If your school is geared towards exams and testing, Project Based Learning (PBL) can seem radical. However, the switch can be done. Follow this basic guide and you should find success with your administration.
Bring the Research
“So, I am getting rid of exams and starting Project Based Learning this unit.”
This isn’t the best way to go about introducing the topic with your administrators. While Project Based Learning may be big in education, not everyone is receptive to it. If you know your administration is going to meet you with resistance, start by bringing in your research.
And if you haven’t done any research, now is the time to do it. Start with this research review and work your way out from there. Look for hard statistics as well as case studies that you can use to back up your decision. Will they read all of this? Maybe, maybe not, but you still need it.
Be Prepared to Compromise
In my own experience, administration wasn’t ready to allow me to switch strictly to Project Based Learning. They really wanted the kids to keep taking exams as their final, so I made that compromise. The kids still learned through Project Based Learning, but they demonstrated their knowledge in two ways: via a final project and via a final exam.
What might your compromise be? That will depend on the concerns of your admin. Just make sure you aren’t compromising the core of Project Based Learning, otherwise there isn’t much of a purpose in implementing it.
Treat it as a Case Study
This is also part of how I got my administration to agree. They kept insisting they just didn’t know if it could work, but I pointed out that the one way they could find out was by trying. With the promise that I would track progress carefully and that I would compare it to results prior to implementing Project Based Learning, I was allowed to begin.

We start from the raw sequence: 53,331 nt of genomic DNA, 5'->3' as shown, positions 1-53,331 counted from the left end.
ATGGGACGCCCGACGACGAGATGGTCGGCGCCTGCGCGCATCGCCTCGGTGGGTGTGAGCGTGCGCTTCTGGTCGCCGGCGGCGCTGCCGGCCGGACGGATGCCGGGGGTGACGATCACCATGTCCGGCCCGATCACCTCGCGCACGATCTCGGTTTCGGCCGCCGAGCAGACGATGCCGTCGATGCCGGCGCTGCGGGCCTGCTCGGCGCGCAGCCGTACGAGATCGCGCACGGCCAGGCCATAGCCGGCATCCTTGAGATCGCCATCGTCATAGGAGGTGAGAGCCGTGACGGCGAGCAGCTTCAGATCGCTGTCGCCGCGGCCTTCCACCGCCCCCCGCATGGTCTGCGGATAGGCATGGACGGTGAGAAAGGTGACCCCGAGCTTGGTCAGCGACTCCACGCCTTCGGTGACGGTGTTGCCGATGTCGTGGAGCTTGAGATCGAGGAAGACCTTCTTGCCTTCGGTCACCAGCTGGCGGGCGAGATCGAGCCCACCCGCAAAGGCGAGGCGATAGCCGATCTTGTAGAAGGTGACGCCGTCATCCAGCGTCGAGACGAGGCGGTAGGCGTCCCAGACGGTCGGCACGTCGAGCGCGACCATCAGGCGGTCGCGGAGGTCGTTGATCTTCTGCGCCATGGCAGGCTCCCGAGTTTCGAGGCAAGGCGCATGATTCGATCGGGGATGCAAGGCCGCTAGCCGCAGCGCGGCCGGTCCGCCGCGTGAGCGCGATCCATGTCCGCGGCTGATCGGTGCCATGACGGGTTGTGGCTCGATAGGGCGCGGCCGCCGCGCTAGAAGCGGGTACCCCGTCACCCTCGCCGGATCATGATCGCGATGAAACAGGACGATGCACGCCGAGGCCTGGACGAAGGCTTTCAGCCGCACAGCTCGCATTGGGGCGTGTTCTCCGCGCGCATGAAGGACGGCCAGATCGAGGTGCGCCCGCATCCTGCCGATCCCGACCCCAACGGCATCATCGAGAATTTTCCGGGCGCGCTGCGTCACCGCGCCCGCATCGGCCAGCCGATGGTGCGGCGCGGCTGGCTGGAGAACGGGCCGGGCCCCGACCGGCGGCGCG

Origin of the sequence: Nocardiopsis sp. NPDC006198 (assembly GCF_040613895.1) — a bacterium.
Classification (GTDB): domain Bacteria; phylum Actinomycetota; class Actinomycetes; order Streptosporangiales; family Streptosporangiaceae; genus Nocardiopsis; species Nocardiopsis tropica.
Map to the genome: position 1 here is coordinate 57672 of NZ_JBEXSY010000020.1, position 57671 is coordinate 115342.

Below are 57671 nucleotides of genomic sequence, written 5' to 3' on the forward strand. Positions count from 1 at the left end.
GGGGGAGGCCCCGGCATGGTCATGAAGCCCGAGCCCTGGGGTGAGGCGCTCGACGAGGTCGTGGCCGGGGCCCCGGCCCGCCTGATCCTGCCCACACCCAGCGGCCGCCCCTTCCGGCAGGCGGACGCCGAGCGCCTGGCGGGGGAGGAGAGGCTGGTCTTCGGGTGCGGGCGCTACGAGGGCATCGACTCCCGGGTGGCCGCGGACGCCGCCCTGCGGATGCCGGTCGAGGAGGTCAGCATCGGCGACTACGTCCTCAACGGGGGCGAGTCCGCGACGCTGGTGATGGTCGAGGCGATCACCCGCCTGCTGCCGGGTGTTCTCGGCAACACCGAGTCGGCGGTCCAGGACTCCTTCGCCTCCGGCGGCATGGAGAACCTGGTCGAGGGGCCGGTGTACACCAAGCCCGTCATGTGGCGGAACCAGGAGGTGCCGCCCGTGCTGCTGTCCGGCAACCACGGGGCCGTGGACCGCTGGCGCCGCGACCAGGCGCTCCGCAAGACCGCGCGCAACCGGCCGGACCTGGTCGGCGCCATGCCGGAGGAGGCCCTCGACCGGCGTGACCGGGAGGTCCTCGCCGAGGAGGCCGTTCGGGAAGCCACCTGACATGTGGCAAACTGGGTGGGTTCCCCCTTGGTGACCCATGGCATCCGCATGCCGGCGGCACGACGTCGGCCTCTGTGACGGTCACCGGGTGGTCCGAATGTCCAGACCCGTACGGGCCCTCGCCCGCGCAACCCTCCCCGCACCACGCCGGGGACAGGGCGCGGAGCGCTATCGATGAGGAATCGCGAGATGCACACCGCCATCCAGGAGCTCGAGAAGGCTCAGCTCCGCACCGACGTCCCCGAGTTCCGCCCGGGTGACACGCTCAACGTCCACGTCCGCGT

And that brings me to my next point.
Track Your Own Data
Should you be questioned about what you are doing at any point, anecdotal evidence isn’t going to cut it. You need data and work samples that you can use to show them exactly what progress is being made and what patterns you are seeing. And while this is great for defending your choice, it is also vital in terms of your own insight.
Show them the real numbers and encompassing work samples. This means that they need to see what your A+ student did, but they also need to see what the child who failed did. Project Based Learning isn’t all sunshine and roses and it isn’t a Band-Aid that will fix all problems. Even when your administration believes in Project Based Learning, they will know this.
Invite and Include Them
Finally, give them the chance to see your Project Based Learning in action. Invite them to come in for special lessons, to gallery walk, and even to just sit at the work stations with the kids to see how they are doing. Sure, your administration has the right to walk in at any moment, but these invitations still matter.
Have you had to work to get your administration to accept Project Based Learning? Tell us what you did.